People who smoke or snort drugs half as likely to carry naloxone: BCCDC

The BC Centre for Disease Control calls on all people who use drugs, whether through smoking or snorting, to pick up and learn how to use a naloxone kit.

The BC Centre for Disease Control (BCCDC) is calling on all people who use drugs to learn how to respond to an overdose with a take-home naloxone kit.

The warning comes after recent research published in the journal Drug and Alcohol Dependence found people who snort or smoke drugs are more than half as likely to carry naloxone kits than those who inject them.

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“We are dealing with a toxic illegal drug supply. Having a kit and knowing how to use it can save a life. In fact, we know that thanks to the heroic efforts of so many, thousands of lives have been saved,” said Judy Darcy, Minister of Mental Health and Addictions in a BCCDC press release.

The rise in street drugs tainted with deadly doses of fentanyl has contributed to an overdose crisis that, in B.C., claimed nearly 700 lives in the first eight months of 2019. That works out to an average of about 2.5 deaths per day. While less common, some of those deaths have been attributed to fentanyl-laced stimulants, including cocaine and methamphetamine, according to the press release.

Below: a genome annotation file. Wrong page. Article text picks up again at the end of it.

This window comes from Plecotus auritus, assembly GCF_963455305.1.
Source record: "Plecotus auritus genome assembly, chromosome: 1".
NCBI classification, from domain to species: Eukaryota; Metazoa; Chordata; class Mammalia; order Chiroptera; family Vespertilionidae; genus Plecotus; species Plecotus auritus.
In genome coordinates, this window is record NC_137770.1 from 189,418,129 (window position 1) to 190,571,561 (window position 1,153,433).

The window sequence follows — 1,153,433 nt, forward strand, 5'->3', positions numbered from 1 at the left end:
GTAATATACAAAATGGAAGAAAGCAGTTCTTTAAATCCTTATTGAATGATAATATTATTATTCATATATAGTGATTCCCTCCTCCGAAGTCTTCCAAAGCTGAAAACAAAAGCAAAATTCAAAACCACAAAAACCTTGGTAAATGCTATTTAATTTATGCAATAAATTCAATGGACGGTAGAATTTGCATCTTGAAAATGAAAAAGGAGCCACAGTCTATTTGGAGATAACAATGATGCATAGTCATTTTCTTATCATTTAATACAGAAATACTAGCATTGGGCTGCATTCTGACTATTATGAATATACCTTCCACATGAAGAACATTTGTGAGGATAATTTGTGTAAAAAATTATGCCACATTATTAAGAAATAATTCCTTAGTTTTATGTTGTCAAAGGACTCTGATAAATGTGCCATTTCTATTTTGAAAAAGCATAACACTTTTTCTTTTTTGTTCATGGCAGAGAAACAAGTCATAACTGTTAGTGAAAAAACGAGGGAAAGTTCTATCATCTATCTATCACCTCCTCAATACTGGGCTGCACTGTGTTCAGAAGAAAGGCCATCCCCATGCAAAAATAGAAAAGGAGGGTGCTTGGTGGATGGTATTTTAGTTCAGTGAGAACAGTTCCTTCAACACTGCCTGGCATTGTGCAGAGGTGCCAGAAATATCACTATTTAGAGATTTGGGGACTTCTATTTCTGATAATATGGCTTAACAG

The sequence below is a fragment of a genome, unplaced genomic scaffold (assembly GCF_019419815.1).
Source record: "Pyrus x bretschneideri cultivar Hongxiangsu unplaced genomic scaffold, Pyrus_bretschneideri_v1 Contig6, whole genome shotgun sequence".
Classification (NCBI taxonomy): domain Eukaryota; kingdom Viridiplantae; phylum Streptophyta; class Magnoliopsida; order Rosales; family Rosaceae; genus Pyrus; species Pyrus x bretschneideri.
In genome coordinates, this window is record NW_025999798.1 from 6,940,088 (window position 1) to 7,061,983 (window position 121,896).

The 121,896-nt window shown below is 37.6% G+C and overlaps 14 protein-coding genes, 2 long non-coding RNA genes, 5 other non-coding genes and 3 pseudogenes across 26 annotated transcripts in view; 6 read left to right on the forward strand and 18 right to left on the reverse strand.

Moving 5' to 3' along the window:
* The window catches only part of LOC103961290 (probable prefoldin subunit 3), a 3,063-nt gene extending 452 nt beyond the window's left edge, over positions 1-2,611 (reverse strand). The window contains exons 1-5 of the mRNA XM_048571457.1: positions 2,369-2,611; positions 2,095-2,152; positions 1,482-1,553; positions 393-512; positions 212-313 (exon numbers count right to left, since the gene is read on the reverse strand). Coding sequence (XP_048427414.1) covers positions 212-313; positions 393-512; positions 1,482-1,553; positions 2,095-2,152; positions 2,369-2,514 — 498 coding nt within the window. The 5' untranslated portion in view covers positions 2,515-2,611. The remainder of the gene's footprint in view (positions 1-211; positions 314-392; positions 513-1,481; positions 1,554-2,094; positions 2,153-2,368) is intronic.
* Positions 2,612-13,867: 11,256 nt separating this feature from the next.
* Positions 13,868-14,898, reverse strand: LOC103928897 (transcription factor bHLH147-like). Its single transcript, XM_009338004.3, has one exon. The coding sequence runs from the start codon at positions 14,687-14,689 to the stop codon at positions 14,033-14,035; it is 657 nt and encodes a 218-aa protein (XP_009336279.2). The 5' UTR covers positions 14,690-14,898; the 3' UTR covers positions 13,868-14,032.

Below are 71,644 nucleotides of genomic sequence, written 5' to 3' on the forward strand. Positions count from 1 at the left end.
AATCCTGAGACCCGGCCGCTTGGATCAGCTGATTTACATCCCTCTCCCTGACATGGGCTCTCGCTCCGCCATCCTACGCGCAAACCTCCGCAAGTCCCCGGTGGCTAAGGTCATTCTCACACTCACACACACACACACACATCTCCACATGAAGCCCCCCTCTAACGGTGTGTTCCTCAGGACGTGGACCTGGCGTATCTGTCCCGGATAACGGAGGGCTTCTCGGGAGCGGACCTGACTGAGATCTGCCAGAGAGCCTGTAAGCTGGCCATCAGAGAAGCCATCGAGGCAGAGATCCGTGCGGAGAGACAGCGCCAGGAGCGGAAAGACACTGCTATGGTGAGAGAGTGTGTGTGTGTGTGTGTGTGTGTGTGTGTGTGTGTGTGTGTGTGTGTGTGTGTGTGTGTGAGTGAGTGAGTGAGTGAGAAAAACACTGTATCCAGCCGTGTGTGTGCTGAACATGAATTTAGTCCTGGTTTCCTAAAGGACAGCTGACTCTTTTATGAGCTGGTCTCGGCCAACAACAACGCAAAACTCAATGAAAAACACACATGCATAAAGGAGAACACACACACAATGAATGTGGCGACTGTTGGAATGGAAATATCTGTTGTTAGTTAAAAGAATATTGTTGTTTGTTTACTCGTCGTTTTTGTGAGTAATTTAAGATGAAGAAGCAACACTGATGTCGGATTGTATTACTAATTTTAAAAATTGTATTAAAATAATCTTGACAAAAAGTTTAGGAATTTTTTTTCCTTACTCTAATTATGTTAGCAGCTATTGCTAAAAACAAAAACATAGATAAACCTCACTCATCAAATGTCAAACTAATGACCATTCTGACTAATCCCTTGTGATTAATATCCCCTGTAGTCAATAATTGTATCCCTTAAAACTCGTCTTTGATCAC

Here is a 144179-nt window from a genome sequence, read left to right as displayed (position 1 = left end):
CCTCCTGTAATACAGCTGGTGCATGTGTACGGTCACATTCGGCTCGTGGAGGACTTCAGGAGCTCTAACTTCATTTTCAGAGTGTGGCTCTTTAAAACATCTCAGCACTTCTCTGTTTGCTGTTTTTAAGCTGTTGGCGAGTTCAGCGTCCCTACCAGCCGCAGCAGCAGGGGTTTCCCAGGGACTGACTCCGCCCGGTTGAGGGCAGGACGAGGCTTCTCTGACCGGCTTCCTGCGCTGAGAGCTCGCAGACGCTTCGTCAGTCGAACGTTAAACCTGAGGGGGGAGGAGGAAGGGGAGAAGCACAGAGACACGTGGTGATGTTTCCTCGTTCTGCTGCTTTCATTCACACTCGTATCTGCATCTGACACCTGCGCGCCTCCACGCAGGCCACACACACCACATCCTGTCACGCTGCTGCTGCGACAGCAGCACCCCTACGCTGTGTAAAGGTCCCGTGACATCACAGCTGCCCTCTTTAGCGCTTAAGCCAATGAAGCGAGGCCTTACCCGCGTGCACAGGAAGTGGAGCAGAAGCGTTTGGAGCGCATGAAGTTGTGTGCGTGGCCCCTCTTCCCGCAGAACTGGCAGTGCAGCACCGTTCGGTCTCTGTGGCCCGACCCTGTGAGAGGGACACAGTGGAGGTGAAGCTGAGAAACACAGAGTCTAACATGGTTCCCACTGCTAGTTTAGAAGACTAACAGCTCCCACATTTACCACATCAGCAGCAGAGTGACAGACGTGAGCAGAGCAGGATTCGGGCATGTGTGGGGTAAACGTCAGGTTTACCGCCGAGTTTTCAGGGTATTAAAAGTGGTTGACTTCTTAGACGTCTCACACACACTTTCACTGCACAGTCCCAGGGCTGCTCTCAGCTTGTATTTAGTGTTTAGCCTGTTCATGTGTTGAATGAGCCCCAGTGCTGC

“Even tiny amounts of fentanyl can lead to a life-threatening overdose for a person who does not use opioids regularly,” said Dr. Jane Buxton, harm-reduction lead for the BCCDC. “The street drug supply is highly toxic.

"Thankfully, naloxone is widely available for people who use drugs and those who are likely to witness an overdose.”

Started in 2012, the BCCDC began the Take Home Naloxone program in 2016 in response to the overdose crisis. In a 2018 survey polling nearly 500 drug users at harm-reduction centres across the province, the BCCDC found two-thirds of respondents possessed a naloxone kit, up from 17% in 2015.

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